Drug danger in the spotlight

At the presentation - (back) Kwanele Sibiya, Noluduzo Cele, Talent Zulu, Capt D Ferreira, Sisanda Khumalo; (front) Musa Dlamini , W/O P Raidoo, guest speaker and drug awareness activist Natalie Mason, Principal J King, Sandra Stephens and Londokuhle Phungula

A RECOVERING drug addict has shared with school learners the gruelling details of a four-year downhill spiral after a drug stint which cost her her family and livelihood.

Richards Bay resident Natalie Mason joined the Richards Bay SAPS on a drug awareness campaign at John Ross College at the start of the school’s second term on Tuesday.

Mason gave the Grade 11 and 12 learners a first-hand account of the devastating affects of drug and alcohol abuse and the destructive path it led her on.

‘Dagga is the gateway drug. I started there and after a while I wanted more because that high was not enough.

‘In four years I lost everything, my business, family and my children.

Captain Debbie Ferreira address the Grade 11 and matric learners at John Ross College

‘I would work 24 hours a day to support my drug habits which were running to about R30 000 a month. I had nothing to show for all my hard work.

‘I experienced a harsh reality check on 29 October last year when things turned violent and I lost my three-year-old daughter.

‘My husband left with our daughter and I had nowhere to go but to the police for help. It was then that my journey of recovery began.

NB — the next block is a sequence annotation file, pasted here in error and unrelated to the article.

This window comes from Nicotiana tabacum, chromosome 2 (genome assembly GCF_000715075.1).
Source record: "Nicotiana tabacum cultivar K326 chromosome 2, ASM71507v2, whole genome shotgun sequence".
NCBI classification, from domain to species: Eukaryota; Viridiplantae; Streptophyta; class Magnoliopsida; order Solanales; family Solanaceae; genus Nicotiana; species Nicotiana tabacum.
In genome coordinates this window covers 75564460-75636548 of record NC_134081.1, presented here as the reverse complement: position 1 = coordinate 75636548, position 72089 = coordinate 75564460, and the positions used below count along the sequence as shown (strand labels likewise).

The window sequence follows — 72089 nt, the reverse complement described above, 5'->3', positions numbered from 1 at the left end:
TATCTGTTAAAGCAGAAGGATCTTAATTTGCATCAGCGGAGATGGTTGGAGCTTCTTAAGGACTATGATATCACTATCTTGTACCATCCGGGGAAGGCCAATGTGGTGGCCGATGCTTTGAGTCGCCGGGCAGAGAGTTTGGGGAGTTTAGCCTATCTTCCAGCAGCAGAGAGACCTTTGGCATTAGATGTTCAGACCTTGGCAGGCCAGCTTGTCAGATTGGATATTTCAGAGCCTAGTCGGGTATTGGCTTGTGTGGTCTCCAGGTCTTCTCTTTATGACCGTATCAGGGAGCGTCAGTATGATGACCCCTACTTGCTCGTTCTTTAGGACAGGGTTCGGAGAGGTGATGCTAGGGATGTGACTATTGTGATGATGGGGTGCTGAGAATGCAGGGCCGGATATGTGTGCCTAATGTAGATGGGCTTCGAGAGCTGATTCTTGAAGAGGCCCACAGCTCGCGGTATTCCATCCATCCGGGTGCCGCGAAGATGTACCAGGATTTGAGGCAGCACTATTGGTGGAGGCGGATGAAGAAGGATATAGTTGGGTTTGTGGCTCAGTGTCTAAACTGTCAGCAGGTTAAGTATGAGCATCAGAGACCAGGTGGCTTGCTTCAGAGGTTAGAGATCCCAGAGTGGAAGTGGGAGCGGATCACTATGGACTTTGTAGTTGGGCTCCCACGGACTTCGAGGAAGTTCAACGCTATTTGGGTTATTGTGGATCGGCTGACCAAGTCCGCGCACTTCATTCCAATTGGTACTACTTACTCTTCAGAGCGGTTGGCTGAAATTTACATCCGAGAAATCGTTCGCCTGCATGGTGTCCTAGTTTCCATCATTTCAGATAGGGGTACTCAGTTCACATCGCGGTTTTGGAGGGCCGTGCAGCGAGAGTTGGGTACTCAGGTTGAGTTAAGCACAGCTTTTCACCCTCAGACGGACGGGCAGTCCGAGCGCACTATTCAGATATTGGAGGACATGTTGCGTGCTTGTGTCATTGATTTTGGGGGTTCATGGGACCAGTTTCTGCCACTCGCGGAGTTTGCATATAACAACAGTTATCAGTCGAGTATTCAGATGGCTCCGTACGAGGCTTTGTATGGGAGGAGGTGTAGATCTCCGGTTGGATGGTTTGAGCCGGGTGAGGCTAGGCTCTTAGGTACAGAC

‘For a recovering addict, every 24 hours is a milestone achievement.

‘I do not want anyone to go through what I have been through. The first two months of recovery was hell.

‘I was underweight, could not eat or sleep and had so many added medical conditions caused by the excessive drug use.

‘The time comes when you have to say no and you must do it. You will have problems, but it is only you who will choose to change,’ said Mason.

The 42-year-old is now living with the costly consequences of abuse, the multiple medical conditions caused by the years of drug abuse, but she is also rebuilding her life and relationships.

She encourage learners who have been experimenting with drugs to give it up now, save themselves and make use of the help provided by the school, SAPS and local non-profit organisations.


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Conelia Harry

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